Use of Korean Election Materials

Almost 40% of Korean American voters used Korean election materials, such as Korean-translated signs, posters, and ballots. This result shows that many Korean American voters actually use the Korean-translated election materials and get help from those in voting.

Still, some LEP Korean voters who really need Korean written language assistance could  not use Korean election materials. Almost half (42%) of the respondents who experienced difficulties in voting in English reported that they did not use Korean translated election materials. This result might imply that many LEP Korean American voters who experienced difficulty voting in English could not have proper access with written language assistance. Bergen County should provide enough number of easily accessible and understandable election materials to preserve LEP Korean American voters’ access to vote.

 

Assistance of Korean-Speaking Poll Worker

Half of the Korean Voters in the Primary Election received assistance from Korean-speaking poll worker. This result shows how much Korean American voters need oral bilingual language assistance.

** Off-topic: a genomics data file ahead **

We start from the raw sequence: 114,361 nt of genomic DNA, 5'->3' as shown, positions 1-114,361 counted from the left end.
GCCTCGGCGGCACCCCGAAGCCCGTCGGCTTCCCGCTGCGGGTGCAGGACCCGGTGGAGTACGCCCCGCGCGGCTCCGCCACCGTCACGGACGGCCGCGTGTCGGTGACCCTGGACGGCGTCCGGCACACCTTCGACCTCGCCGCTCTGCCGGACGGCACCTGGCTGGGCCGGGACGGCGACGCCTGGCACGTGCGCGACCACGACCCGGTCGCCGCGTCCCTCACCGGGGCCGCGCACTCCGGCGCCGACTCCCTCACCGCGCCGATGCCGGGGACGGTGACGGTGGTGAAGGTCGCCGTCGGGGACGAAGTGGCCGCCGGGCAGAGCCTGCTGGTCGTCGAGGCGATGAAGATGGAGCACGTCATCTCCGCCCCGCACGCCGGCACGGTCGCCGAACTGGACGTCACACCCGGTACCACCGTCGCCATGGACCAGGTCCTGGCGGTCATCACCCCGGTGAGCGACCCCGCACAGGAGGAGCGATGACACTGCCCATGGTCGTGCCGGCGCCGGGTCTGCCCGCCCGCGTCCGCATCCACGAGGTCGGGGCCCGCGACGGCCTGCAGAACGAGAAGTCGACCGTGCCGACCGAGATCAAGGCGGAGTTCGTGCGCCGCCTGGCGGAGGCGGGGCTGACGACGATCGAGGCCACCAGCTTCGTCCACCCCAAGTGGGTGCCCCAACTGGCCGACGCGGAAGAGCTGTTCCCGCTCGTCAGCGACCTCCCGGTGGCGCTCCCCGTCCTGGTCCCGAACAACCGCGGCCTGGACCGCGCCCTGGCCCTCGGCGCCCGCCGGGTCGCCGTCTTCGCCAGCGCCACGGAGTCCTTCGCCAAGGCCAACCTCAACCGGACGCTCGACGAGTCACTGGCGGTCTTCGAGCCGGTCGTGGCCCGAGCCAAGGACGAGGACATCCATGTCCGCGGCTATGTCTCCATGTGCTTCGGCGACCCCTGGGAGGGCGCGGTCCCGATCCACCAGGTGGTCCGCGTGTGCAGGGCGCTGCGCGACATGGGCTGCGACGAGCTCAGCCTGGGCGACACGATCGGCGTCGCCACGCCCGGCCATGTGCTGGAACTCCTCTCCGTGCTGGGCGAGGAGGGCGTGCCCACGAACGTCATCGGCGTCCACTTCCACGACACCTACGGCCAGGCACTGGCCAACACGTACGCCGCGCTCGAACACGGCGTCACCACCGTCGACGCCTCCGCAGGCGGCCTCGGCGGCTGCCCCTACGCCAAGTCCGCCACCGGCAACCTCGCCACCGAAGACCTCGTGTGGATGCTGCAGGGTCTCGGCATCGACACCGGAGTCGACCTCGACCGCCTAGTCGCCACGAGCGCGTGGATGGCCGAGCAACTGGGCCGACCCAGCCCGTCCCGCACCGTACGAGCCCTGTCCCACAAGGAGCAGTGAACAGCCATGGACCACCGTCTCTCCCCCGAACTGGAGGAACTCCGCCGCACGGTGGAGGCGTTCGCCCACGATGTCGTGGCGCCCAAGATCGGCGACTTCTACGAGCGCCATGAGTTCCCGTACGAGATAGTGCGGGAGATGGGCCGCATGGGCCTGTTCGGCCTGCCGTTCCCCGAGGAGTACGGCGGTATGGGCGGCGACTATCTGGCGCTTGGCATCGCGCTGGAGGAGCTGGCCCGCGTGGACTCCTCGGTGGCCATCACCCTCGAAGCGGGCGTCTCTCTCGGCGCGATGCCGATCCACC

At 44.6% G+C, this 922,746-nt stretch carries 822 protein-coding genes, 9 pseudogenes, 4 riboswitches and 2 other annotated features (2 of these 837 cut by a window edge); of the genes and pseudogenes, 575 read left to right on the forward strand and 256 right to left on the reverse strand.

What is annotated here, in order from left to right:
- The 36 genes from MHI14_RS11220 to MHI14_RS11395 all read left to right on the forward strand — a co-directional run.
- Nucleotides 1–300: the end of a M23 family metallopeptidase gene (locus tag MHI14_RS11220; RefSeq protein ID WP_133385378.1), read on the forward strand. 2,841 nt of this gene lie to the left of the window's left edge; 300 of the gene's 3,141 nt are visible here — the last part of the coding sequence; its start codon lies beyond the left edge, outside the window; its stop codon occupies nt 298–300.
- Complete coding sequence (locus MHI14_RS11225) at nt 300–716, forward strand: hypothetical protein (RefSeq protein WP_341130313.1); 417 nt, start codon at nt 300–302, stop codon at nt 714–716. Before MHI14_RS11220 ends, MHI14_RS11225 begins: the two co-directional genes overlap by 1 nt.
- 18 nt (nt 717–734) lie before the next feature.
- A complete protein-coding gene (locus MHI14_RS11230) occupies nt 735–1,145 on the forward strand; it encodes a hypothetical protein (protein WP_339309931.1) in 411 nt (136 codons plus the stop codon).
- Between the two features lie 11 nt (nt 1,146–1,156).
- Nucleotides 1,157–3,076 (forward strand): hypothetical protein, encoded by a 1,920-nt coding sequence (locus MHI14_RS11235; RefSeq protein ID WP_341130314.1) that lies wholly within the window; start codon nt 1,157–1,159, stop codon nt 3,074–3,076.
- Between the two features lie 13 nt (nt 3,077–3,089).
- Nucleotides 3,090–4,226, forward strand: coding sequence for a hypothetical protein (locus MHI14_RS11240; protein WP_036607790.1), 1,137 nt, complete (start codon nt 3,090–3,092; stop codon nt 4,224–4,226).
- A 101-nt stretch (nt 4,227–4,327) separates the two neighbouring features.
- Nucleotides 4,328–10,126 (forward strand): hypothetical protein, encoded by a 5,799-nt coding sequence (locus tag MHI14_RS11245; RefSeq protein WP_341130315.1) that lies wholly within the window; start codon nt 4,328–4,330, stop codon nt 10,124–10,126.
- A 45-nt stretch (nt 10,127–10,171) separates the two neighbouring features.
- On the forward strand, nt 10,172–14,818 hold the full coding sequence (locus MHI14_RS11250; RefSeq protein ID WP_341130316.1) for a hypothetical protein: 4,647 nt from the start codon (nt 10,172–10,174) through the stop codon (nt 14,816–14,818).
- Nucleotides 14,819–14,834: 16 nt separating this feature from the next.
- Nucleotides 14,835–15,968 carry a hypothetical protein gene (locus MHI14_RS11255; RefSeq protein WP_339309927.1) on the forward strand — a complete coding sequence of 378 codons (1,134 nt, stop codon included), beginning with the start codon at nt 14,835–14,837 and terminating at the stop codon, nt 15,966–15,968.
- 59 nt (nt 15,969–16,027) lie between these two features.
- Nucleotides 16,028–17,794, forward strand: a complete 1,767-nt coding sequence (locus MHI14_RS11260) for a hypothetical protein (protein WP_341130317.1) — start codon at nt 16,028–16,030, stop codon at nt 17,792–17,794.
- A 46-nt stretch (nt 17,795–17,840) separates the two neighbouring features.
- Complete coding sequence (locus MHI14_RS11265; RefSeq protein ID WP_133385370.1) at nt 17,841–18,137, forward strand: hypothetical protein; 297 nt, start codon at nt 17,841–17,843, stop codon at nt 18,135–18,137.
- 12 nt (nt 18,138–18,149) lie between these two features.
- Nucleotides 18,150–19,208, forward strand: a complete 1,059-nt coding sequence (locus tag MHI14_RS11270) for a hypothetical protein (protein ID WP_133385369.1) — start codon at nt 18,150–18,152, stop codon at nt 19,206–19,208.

However, many LEP Korean voters who really need Korean oral language assistance could not receive assistance from Korean-speaking poll worker. Almost 40% of the respondents who experienced difficulties in voting in English reported that they did not use Korean poll worker. This result might imply that many LEP Korean American voters who need bilingual assistance to vote did not use the assistance because the assistance might not be able receive the necessary language assistance.